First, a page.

More than 134 Weber State University alumni have served in the Peace Corps since it was founded in 1961. WSU graduate Danielle Collier is one of 790 to work in North Macedonia as a Peace Corps volunteer.

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Image from WikiMedia.

This departure is not Collier’s first international volunteer experience. While working towards her bachelor’s degree in communications with an emphasis in civic advocacy, she traveled to Mozambique in East Africa through Weber’s Global Engaged Learning Program.

“I tell everyone they should do this,” Collier said. “It’s worth it.”

Even though Collier only spent three weeks in Mozambique, the accomplishments she and other volunteers made in the community were life-changing.

She had the opportunity to build classrooms and a library so local children could continue their education. She also had the opportunity to provide access to a women’s center with hygiene programming. These acts led Collier to be her best self.

Her only regret is that it was not long enough. The opportunity to do more and immerse herself in another culture is what drove her to apply for the Peace Corps where she will spend two years as a community development volunteer.

Before volunteers reach their host families with whom they will live during their term of service, they must first go through a series of stages. Collier left the two day staging conference in Philadelphia on Sept. 21; she is now in Tetovo in North Macedonia attending a two week orientation at South Eastern European University.

Following a three month training in the native languages, Macedonian and Albanian, 55 volunteers will be sworn into the Peace Corps and placed with their host families.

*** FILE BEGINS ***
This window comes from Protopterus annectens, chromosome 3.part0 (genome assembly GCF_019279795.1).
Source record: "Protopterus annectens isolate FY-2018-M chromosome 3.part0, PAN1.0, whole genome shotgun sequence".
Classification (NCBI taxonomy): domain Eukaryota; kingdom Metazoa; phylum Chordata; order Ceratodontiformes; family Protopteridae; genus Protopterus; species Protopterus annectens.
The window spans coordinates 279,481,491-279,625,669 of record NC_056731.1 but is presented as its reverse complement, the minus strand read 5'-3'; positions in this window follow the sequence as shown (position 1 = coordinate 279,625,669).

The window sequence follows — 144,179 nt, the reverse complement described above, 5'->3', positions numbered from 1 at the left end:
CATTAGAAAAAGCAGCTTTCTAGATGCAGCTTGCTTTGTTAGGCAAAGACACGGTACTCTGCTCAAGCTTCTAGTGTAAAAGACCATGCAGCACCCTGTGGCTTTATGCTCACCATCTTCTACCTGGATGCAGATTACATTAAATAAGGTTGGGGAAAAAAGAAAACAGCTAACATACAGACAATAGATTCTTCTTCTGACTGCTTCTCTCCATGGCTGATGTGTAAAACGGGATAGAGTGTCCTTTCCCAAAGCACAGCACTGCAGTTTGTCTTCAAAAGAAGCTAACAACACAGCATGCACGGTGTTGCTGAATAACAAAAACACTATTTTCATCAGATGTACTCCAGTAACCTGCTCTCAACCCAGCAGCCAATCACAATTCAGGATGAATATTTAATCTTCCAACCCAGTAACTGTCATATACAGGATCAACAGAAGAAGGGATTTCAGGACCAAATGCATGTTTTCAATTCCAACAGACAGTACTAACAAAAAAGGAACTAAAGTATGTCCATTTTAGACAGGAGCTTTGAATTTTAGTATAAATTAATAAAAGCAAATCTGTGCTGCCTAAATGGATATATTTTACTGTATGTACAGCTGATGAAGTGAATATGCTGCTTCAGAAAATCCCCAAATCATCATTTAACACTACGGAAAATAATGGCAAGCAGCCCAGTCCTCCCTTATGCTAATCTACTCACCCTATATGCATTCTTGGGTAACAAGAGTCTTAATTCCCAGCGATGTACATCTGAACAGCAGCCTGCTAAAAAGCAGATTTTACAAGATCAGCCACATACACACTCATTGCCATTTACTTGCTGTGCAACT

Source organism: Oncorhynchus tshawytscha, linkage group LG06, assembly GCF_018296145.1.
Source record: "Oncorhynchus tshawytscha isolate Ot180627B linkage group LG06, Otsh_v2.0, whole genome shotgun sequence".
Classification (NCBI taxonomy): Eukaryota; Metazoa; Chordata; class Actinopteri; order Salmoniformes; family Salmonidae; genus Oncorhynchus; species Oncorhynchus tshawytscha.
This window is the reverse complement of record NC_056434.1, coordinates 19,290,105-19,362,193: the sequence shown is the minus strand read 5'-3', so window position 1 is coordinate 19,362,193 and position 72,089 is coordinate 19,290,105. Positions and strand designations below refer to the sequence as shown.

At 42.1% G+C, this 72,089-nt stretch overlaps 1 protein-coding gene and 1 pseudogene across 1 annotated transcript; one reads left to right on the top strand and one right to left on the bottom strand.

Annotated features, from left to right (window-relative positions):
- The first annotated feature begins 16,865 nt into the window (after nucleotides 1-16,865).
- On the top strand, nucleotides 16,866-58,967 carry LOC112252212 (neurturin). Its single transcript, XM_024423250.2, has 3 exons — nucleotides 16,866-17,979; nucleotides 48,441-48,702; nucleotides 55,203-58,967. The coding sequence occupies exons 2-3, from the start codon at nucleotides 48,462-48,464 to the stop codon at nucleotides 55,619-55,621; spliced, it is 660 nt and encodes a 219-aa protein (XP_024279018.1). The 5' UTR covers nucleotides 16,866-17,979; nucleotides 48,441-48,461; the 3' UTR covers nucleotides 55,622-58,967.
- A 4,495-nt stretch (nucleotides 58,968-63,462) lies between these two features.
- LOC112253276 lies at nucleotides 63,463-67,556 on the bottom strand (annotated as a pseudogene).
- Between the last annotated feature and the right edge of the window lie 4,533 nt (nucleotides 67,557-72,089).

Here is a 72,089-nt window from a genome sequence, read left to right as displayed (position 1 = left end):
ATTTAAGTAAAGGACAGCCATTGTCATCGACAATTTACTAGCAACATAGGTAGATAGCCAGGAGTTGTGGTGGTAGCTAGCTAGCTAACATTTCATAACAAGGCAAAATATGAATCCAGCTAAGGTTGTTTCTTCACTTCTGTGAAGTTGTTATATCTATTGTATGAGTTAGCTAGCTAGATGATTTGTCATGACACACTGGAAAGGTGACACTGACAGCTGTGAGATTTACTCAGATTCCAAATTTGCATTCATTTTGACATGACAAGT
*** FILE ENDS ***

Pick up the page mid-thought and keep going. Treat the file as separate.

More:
It’s a huge honor for locals to open their home to volunteers. Many of them continually take part in serving as a host family. According to past volunteers, time spent at home with their host families was most memorable because it was spent learning about the culture, traditions and day-to-day life of the families.

Volunteers not only live like the locals, but they are also paid like the locals with a housing and living stipend. They are completely immersed in the community and culture.

“I am ready to get out of my comfort zone and experience what it is like to see the world from a different perspective,” Collier said.

Collier left her position as the Marketing Director at the Ogden Downtown Alliance to pursue the Peace Corps, and while sad to see her leave, 30 of her friends and coworkers came to support her yard sale where she sold her belongings to begin this new chapter in her life.

It is the support from the community and her family that has given Collier the courage to leave behind her home in Ogden to bring people together and make change in the world abroad.

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